GOP candidates clash over influence

Some notable moments from the GOP presidential debate Monday night in Tampa, Fla., a week ahead of the state's Jan. 31 primary:



Mitt Romney and Newt Gingrich clashed repeatedly in heated, personal terms, with the former Massachusetts governor tagging his rival as a Washington "influence peddler," only to be accused in turn of spreading falsehoods over many years in politics.

"You've been walking around the state saying things that are untrue," Gingrich retorted in a nearly two-hour debate marked by interruptions and finger-pointing.

Romney, newly aggressive after his stinging loss to Gingrich in South Carolina, called Gingrich a former House speaker who "resigned in disgrace" and spent the next 15 years "working as an influence peddler."

In particular, he referred to the contract Gingrich's consulting firm had with Freddie Mac, a government-backed mortgage giant that he said "did a lot of bad for a lot of people and you were working there."

"I have never, ever gone and done any lobbying," Gingrich retorted emphatically.



Medicare is a testy subject in Florida, home to 3.3 million seniors.

Romney charged that Gingrich lobbied lawmakers to approve legislation creating a new prescription drug benefit under Medicare.

Gingrich denied lobbying, but — aware of his audience — Gingrich expressed pride in having supported Medicare Part D.

"It has saved lives," Gingrich said. "It's run on a free enterprise model."



Romney sought to connect what he called President Barack Obama's lack of mission for NASA with Florida's economic difficulties — a high unemployment rate and a struggling housing market. But he and Gingrich differed on how to reinvigorate the space program.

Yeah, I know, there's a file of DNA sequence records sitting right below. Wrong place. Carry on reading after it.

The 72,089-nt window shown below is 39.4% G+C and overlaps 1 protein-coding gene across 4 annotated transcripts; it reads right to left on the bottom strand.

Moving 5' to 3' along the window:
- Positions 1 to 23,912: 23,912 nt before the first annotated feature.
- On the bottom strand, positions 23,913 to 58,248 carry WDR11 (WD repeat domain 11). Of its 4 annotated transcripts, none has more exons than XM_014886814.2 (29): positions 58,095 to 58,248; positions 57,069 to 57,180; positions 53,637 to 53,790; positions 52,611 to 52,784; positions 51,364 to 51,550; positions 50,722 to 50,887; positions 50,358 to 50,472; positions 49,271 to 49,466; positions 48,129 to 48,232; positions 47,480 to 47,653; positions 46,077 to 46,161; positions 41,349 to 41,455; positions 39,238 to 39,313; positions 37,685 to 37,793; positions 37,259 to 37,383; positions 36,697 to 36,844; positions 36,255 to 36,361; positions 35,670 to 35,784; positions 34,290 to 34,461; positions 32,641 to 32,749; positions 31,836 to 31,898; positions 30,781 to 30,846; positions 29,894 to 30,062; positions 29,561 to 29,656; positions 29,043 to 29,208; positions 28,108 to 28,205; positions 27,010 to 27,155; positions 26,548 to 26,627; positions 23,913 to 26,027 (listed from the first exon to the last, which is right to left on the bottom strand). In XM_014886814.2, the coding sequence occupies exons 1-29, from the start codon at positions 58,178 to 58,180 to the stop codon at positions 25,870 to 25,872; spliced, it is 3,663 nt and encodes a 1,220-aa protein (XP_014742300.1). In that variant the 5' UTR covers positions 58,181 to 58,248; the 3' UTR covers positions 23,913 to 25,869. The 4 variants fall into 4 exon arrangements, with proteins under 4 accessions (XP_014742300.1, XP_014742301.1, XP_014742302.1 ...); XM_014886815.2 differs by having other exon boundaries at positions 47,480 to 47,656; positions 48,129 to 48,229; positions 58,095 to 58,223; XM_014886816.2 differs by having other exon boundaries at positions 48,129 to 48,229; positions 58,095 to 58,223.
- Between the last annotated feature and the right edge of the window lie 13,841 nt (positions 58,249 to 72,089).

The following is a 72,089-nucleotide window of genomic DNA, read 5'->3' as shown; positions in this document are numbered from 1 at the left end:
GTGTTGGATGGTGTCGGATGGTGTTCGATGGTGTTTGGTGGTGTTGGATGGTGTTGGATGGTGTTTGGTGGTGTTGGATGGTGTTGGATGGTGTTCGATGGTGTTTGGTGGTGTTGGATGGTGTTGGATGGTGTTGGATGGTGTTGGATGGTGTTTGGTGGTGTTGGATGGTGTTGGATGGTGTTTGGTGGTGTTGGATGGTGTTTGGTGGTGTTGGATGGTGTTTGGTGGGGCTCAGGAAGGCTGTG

Romney said he would get academics and private investors together to talk about how to make the program a joint venture between government and commercial interests.

Gingrich derided that approach as "building a bigger bureaucracy" and proposed instead to offer prizes to innovators who figure out how to go back to the moon permanently and put a human being on Mars.



One moderator noted that Romney and rival Rick Santorum have said they would veto the "DREAM Act," which would create conditions under which illegal immigrant minors might achieve U.S. citizenship, and asked if Gingrich agreed.

"No, I would work to get a signable version," he said. "I think any young person brought here by their parents when they were young should have the same opportunity to join the American military and earn citizenship."

Romney said that was the same as his position.

Moments later, he was asked to reconcile two other statements he has made about immigration, that while he doesn't want to deport millions of illegal immigrants, he wants them to return to their home countries and apply for citizenship.

"The answer is self-deportation," which sounded like a new concept from Romney, who then defined it as "people decide they can do better by going home."



No one is accusing Ron Paul of playing up to Florida's famously anti-Castro Cuban-American population.

His rivals talked about wringing the Castro influence out of Cuba. Gingrich, for one, said the U.S. policy "should be aggressively to overthrow the regime and to do everything we can to support those Cubans who want freedom."

"I would do pretty much the opposite," Paul said.

The Texas congressman questioned why the U.S. isn't talking to Cuba's leaders after more than a half-century of tense relations.

"I think it's time — time to quit this isolation business of not talking to people," he said. "We talked to the Soviets. We talk to the Chinese. And we opened up trade, and we're not killing each other now. We fought with the Vietnamese for a long time. We finally gave up, started talking to them, now we trade with them. I don't know why — why the Cuban people should be so intimidating."